The current rolling crises of liberal democracy has renewed the significance of formal critique as a critique of forms. This critique careens forward in spasms; sputtering into vision as the governing geometry of market-nation-state lurches and warps, seeking to mend breeches and to accommodate shifts in prevailing conditions.
This critique can be thought of as formalism at, or on, the frontier. It is like twentieth-century formalism insofar as it seeks concreteness and the underlying matter of things. It is crucially unalike, however, as formalism at, or on, the frontier cannot but confront the ethical as integral to mattering in and of itself.
Sven Lütticken has recently discussed such a renewed formal critique—by recalling the presentation of the aesthetic in German Idealism as an obscure and magical substance that somehow flows across - and recconnects -the divorced realms of reason and sense, subject and object, the ethical and the material. Responding to Natasha Ginwala’s recent Contour Biennale, entitled “Justice as a Medium,” Lütticken locates the law as art’s “uncanny doppelganger”—noting a proliferation of artists’ projects that address, mimic, and intervene in the matters of the law.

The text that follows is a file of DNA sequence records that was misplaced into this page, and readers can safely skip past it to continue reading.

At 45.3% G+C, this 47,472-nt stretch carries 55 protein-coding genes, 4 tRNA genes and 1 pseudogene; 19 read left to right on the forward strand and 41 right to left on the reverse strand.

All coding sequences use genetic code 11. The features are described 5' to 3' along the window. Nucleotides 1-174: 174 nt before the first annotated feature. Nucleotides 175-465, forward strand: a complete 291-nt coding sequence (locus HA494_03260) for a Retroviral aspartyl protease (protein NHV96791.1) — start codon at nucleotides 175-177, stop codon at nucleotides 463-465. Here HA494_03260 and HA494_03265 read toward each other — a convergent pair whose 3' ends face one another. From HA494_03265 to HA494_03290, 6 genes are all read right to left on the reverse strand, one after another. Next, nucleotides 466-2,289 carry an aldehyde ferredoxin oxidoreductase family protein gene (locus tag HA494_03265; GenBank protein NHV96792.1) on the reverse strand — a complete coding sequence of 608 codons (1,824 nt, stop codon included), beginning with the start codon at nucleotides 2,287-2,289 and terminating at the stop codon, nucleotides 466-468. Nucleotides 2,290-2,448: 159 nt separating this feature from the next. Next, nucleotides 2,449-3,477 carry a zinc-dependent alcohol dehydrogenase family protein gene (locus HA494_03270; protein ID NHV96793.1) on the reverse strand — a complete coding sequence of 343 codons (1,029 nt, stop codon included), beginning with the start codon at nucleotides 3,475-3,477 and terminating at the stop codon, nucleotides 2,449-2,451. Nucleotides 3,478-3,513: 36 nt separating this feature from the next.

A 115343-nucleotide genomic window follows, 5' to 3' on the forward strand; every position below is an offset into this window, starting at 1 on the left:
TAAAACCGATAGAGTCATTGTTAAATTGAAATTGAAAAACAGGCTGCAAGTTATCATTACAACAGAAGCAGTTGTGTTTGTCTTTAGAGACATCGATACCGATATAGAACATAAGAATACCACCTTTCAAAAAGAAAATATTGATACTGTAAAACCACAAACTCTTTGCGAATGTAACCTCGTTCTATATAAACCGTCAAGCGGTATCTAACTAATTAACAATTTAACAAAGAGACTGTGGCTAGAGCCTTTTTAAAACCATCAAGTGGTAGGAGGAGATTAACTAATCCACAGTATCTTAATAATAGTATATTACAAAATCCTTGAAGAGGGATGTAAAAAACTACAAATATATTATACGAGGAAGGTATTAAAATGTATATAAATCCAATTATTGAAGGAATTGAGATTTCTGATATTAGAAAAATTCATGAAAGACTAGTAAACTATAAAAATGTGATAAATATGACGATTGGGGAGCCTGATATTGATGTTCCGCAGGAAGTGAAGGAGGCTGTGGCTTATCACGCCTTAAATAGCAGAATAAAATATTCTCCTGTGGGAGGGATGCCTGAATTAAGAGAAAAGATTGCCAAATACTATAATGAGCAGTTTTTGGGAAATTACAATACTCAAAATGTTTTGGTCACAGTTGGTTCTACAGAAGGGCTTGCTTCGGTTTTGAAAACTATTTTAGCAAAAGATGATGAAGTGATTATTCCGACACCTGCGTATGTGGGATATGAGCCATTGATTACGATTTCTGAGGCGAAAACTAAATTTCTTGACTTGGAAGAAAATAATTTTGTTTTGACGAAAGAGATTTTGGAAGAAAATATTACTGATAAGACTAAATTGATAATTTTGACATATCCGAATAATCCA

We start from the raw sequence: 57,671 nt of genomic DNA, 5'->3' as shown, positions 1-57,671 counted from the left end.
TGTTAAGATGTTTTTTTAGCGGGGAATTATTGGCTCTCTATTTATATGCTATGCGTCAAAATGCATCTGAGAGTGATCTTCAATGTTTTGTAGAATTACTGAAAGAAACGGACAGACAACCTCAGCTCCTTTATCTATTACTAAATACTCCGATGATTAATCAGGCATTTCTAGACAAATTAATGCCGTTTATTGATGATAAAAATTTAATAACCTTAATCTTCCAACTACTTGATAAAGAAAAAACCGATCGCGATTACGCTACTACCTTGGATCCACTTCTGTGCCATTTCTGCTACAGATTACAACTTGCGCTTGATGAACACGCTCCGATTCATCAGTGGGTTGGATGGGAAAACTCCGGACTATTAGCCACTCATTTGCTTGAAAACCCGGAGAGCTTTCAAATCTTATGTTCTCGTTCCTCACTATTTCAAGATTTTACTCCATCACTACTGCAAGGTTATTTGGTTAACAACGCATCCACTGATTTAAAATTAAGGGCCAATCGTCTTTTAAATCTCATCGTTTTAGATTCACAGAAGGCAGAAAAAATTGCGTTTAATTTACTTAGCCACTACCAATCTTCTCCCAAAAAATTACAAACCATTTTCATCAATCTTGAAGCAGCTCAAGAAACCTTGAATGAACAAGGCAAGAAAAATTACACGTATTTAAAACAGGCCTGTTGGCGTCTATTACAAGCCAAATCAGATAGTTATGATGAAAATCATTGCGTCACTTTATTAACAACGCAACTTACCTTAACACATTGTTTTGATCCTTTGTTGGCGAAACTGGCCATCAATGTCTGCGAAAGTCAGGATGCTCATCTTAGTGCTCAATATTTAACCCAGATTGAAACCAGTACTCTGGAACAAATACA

Speaking in classical terms, the arts as the proper field of the aesthetic resolve this division of things with events of transcendence that supersede the work of reason. Meanwhile, the law is the domain of an unending reasonable effort to suture together a fallen and divided world; to put things right and to make things just.
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